54...Bb6 is equally good as 55.Ba3+ Bc5 56.Bxc5+ Kxc5 57.Ke5 c3 58.d6 c2 59.d7 c1Q 60.d8Q Qe3+ 61.Kf6 Qd4+ is winning.
55.Ba3+ Kb5 56.Kd4
56.d6 Ka4 57.Bc1 Kb3 58.Kd5 c3 doesn't change anything.
56...Bf6+ 57.Ke4 Ka4 58.Bc1 Kb3 59.d6 a4 60.Kd5 c3 61.Be3 c2 62.Ke6 Bd8 63.Kd7 Ba5 64.Bxg5 a3 0–1

The Scandinavian Variation

My 8th game was a painful loss against a young Singaporean boy:

Wee Che En - Sv. Johnsen

Thailand Open 2009 (8)

1.e4 e5 2.Nf3 Nc6 3.Bb5 a6 4.Ba4 Nf6 5.0–0 Be7 6.Re1 b5 7.Bb3 d6 8.c3 0–0 9.h3 a5!?

This was what I had prepared against 1.e4 for this tournament. I like to call it the Scandinavian variation but may well be the only one to do so.

10.a4 b4 11.d4 bxc3 12.bxc3 exd4 13.cxd4 (D)


This is Black's idea in the 10.a4 line. Now it looks a little like a Open Ruy Lopez with Black controlling b4.

14.e5 Ne4 15.Nbd2

15.Re3 Nb4 16.Nc3 Bb7 17.Ne2 Kh8 18.Ba3 f6 19.Nf4 Ra6 20.Bxb4 axb4 21.Bxd5 Bxd5 22.Nxd5 Qxd5 23.Qd3 Nc5 24.dxc5 Qxd3 25.Rxd3 fxe5 = Castillo-Bolbochan, Mar del Plata 1950.

15...Bf5 16.Ba3!?

I didn't remember having ever seen this move and thought it looked a little funny. But when consulting my notes I had actually analyzed a GM game with it.


The game I had analysed went 16...Nb4 17.Nf1 c5 18.Ne3 Be6 19.Bxb4 axb4 20.dxc5 Bxc5 21.Qd3 Rc8 22.Rad1 Bb6 and Black was clearly better in Hellers-Kupreichik, Malmo 1987. The big question is whether these moves ever entered my mind or if they only appeared on my screen with Rybka doing the thinking. In earlier days I always played through my notes on a chess board (frequently a pocket set but a full size board if circumstances permitted me). It is too time consuming for my present life situation, but far better for memorization.

17.Rxa3 Nb4 18.Ra1 c6

I tried to calculate 18...Nd3 19.Re3 and now I looked at 19...Ndxf2 20.Qe2 Nxd2 21.Nxd2 Ne4 as well as 19...Nexf2 20.Qe2 and decided against the entire variation as I didn't find the resulting positions particularly clear. After the game I was pleased to see that Rybka agreed in this evaluation. That being said, the move I played probably reveals my lack of understanding for this kind of positions. It seems that Black in similar positions play a quick ...c5 with active piece play. Instead I tried to stabilize the queenside, hoping to create kingside chances with ...f6 at some point. This may be sufficient for equality but demands quite exact play.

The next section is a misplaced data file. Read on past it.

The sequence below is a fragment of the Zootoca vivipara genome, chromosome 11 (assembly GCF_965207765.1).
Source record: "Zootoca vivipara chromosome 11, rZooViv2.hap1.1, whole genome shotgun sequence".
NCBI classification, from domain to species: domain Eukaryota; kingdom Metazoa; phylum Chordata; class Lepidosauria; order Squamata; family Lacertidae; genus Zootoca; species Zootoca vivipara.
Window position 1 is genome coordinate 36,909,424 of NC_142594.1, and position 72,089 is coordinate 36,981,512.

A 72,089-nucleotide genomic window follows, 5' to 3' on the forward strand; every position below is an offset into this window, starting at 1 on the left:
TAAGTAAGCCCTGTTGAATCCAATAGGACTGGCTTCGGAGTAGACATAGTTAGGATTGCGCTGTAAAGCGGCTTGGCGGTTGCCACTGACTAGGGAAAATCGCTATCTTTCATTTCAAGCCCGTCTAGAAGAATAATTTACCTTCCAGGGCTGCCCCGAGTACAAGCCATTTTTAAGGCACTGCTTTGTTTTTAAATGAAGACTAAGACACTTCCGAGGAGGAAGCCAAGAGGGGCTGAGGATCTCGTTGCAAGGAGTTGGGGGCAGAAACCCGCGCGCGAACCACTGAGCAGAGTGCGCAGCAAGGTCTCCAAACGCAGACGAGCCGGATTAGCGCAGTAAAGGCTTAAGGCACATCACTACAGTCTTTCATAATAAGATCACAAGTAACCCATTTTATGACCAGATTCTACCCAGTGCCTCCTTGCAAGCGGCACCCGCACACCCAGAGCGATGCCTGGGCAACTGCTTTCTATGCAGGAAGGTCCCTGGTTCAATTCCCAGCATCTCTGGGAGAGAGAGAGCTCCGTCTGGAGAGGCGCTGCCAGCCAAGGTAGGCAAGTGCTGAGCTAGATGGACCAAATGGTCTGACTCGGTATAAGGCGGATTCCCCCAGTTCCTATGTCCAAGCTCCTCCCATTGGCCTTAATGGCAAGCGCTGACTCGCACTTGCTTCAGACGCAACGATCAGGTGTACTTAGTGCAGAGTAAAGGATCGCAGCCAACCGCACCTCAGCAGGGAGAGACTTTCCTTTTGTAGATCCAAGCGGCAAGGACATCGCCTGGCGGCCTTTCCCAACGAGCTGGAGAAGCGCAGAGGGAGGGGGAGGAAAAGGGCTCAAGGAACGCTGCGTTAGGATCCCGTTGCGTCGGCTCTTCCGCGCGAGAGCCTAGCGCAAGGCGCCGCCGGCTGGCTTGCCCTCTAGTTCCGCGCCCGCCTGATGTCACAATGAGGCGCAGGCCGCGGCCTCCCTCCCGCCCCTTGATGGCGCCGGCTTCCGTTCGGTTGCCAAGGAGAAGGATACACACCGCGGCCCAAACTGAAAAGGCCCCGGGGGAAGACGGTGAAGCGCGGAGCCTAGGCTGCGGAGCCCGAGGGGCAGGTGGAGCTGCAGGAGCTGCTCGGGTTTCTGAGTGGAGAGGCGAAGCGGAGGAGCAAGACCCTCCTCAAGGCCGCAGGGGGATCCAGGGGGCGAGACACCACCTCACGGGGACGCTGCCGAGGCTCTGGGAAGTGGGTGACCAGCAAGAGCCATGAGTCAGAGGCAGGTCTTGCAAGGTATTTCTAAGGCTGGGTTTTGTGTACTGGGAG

19.Qe2 Rb8 20.Rec1 h6 21.Qe3 Kh8 22.Nxe4 Bxe4 23.Nd2 Bh7 24.Rc3 Qe7 25.Bd1 f6 26.f4 fxe5 27.fxe5 Rf7 28.Nf3 Rbf8 29.Qd2 Be4 30.Be2 Rf4 31.Rf1

For the last dozen of moves I as well as my opponent have played quite decent chess. My problem was that I didn't quite appreciate my opponent's play and felt that I should be looking for an advantage. Instead my small weaknesses on a5 and c6 were slowly beginning to be felt. So rather than accepting that I had to fight for equality, I played a somewhat desperate move:


It is tempting to add another question mark as this move isn't only weakening; it's also completely unprovoked.

32.Rc5 Qc7 33.Nh2!

This move I had completely missed.

33..Rxf1+ 34.Bxf1 Rf4 35.Ng4 Qd8

Probably 35...Kg7 36.Nf6 Bg6 is a somewhat better attempt to keep my position together.

36.Nf6 Bg6 37.Be2 Qb6 38.g3 Rf5 39.Qe3! Na2? (D)

Objectively this is a losing error but as my position is creaking in its seams anyway, I only give it one question mark. Actually I considered '?!' as it forces White to calculate a fairly long line.

40.Bd3 Qb3 41.Rxa5!

This wins as does 41.Rxc6.

41...Nb4 42.Ra8+ Kg7 43.Rg8+ Kf7 44.e6+ Kxf6